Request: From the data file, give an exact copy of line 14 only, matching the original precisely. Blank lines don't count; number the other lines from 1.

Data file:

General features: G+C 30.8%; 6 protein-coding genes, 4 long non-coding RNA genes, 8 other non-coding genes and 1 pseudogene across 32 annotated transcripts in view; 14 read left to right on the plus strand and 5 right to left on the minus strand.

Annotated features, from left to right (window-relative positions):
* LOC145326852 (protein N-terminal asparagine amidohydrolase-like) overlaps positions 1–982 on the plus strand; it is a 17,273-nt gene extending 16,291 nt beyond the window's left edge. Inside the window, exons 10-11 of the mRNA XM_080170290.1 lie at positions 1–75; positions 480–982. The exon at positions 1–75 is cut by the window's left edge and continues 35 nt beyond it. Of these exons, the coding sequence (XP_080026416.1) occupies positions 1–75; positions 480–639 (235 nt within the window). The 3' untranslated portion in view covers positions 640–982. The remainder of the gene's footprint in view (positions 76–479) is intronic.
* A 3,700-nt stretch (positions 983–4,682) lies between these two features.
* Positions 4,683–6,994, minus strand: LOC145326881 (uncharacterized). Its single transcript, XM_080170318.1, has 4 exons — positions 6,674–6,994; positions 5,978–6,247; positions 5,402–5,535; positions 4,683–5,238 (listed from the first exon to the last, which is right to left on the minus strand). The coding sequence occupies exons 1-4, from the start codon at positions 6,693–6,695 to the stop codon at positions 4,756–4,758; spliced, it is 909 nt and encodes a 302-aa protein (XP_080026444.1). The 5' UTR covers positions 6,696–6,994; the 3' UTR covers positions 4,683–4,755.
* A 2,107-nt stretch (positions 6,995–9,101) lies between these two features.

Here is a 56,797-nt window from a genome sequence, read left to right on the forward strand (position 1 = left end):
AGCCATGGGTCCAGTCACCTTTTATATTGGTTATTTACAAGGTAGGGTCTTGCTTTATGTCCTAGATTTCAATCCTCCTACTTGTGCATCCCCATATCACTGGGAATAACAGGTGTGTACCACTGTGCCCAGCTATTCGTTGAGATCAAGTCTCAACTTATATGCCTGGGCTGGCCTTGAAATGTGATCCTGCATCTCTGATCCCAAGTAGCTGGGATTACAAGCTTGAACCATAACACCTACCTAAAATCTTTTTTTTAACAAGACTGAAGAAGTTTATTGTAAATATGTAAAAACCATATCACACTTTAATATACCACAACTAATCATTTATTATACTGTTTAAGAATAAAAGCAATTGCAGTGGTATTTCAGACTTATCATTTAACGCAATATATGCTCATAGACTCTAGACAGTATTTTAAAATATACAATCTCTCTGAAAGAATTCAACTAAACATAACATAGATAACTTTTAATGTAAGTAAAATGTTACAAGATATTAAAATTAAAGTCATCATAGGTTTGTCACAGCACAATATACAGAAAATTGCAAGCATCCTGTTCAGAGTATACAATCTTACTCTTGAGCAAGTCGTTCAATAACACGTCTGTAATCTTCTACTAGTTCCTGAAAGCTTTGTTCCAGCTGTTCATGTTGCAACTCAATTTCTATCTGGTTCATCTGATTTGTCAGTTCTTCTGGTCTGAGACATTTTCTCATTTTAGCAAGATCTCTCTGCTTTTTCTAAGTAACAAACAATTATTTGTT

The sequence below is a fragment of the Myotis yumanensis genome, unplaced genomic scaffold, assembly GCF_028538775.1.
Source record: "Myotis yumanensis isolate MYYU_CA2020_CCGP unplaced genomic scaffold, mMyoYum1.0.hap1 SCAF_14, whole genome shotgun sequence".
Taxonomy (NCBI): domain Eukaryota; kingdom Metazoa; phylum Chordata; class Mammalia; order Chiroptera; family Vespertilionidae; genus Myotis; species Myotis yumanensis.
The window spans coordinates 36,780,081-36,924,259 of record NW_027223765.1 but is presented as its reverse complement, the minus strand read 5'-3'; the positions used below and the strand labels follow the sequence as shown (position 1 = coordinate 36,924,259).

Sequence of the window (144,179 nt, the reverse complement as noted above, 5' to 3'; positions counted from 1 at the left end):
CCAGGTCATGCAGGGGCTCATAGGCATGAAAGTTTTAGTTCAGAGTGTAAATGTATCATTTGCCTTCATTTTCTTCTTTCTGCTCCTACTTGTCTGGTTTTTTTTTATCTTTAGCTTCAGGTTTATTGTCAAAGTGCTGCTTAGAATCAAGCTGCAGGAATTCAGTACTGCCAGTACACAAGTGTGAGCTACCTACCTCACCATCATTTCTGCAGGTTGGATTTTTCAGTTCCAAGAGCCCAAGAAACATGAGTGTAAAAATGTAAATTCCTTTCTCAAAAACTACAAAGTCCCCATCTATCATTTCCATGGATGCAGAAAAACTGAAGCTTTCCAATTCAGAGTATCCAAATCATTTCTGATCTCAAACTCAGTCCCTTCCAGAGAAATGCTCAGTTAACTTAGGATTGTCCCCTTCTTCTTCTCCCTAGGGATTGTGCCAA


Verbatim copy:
CCAGGTCATGCAGGGGCTCATAGGCATGAAAGTTTTAGTTCAGAGTGTAAATGTATCATTTGCCTTCATTTTCTTCTTTCTGCTCCTACTTGTCTGGTTTTTTTTTATCTTTAGCTTCAGGTTTATTGTCAAAGTGCTGCTTAGAATCAAGCTGCAGGAATTCAGTACTGCCAGTACACAAGTGTGAGCTACCTACCTCACCATCATTTCTGCAGGTTGGATTTTTCAGTTCCAAGAGCCCAAGAAACATGAGTGTAAAAATGTAAATTCCTTTCTCAAAAACTACAAAGTCCCCATCTATCATTTCCATGGATGCAGAAAAACTGAAGCTTTCCAATTCAGAGTATCCAAATCATTTCTGATCTCAAACTCAGTCCCTTCCAGAGAAATGCTCAGTTAACTTAGGATTGTCCCCTTCTTCTTCTCCCTAGGGATTGTGCCAA